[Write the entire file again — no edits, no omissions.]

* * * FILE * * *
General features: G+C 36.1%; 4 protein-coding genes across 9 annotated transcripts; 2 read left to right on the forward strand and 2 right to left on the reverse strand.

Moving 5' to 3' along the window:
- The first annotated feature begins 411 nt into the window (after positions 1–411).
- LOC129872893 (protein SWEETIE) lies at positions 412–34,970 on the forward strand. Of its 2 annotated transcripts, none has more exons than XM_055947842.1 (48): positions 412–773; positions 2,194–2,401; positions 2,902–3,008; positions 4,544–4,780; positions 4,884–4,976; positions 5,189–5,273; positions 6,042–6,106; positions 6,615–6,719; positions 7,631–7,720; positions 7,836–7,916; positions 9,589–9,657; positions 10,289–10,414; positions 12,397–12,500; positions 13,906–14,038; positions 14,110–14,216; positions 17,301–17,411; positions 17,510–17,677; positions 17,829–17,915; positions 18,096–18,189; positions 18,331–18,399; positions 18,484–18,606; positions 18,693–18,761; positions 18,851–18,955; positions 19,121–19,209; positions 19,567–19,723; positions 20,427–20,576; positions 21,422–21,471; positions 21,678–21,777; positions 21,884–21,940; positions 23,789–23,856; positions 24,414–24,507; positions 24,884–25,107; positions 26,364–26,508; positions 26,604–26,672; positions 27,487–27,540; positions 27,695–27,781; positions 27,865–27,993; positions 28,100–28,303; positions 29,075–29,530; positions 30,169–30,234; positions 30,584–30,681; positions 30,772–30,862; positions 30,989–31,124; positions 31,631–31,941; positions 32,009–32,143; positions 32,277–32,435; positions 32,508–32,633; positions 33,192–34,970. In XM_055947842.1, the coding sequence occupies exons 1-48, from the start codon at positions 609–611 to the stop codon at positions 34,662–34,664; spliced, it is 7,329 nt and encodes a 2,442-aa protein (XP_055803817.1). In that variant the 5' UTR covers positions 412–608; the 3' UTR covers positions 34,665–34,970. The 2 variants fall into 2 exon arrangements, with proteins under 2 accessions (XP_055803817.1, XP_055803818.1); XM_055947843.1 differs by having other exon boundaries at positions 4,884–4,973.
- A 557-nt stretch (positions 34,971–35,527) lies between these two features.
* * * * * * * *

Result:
General features: G+C 36.1%; 4 protein-coding genes across 9 annotated transcripts; 2 read left to right on the forward strand and 2 right to left on the reverse strand.

Moving 5' to 3' along the window:
- The first annotated feature begins 411 nt into the window (after positions 1–411).
- LOC129872893 (protein SWEETIE) lies at positions 412–34,970 on the forward strand. Of its 2 annotated transcripts, none has more exons than XM_055947842.1 (48): positions 412–773; positions 2,194–2,401; positions 2,902–3,008; positions 4,544–4,780; positions 4,884–4,976; positions 5,189–5,273; positions 6,042–6,106; positions 6,615–6,719; positions 7,631–7,720; positions 7,836–7,916; positions 9,589–9,657; positions 10,289–10,414; positions 12,397–12,500; positions 13,906–14,038; positions 14,110–14,216; positions 17,301–17,411; positions 17,510–17,677; positions 17,829–17,915; positions 18,096–18,189; positions 18,331–18,399; positions 18,484–18,606; positions 18,693–18,761; positions 18,851–18,955; positions 19,121–19,209; positions 19,567–19,723; positions 20,427–20,576; positions 21,422–21,471; positions 21,678–21,777; positions 21,884–21,940; positions 23,789–23,856; positions 24,414–24,507; positions 24,884–25,107; positions 26,364–26,508; positions 26,604–26,672; positions 27,487–27,540; positions 27,695–27,781; positions 27,865–27,993; positions 28,100–28,303; positions 29,075–29,530; positions 30,169–30,234; positions 30,584–30,681; positions 30,772–30,862; positions 30,989–31,124; positions 31,631–31,941; positions 32,009–32,143; positions 32,277–32,435; positions 32,508–32,633; positions 33,192–34,970. In XM_055947842.1, the coding sequence occupies exons 1-48, from the start codon at positions 609–611 to the stop codon at positions 34,662–34,664; spliced, it is 7,329 nt and encodes a 2,442-aa protein (XP_055803817.1). In that variant the 5' UTR covers positions 412–608; the 3' UTR covers positions 34,665–34,970. The 2 variants fall into 2 exon arrangements, with proteins under 2 accessions (XP_055803817.1, XP_055803818.1); XM_055947843.1 differs by having other exon boundaries at positions 4,884–4,973.
- A 557-nt stretch (positions 34,971–35,527) lies between these two features.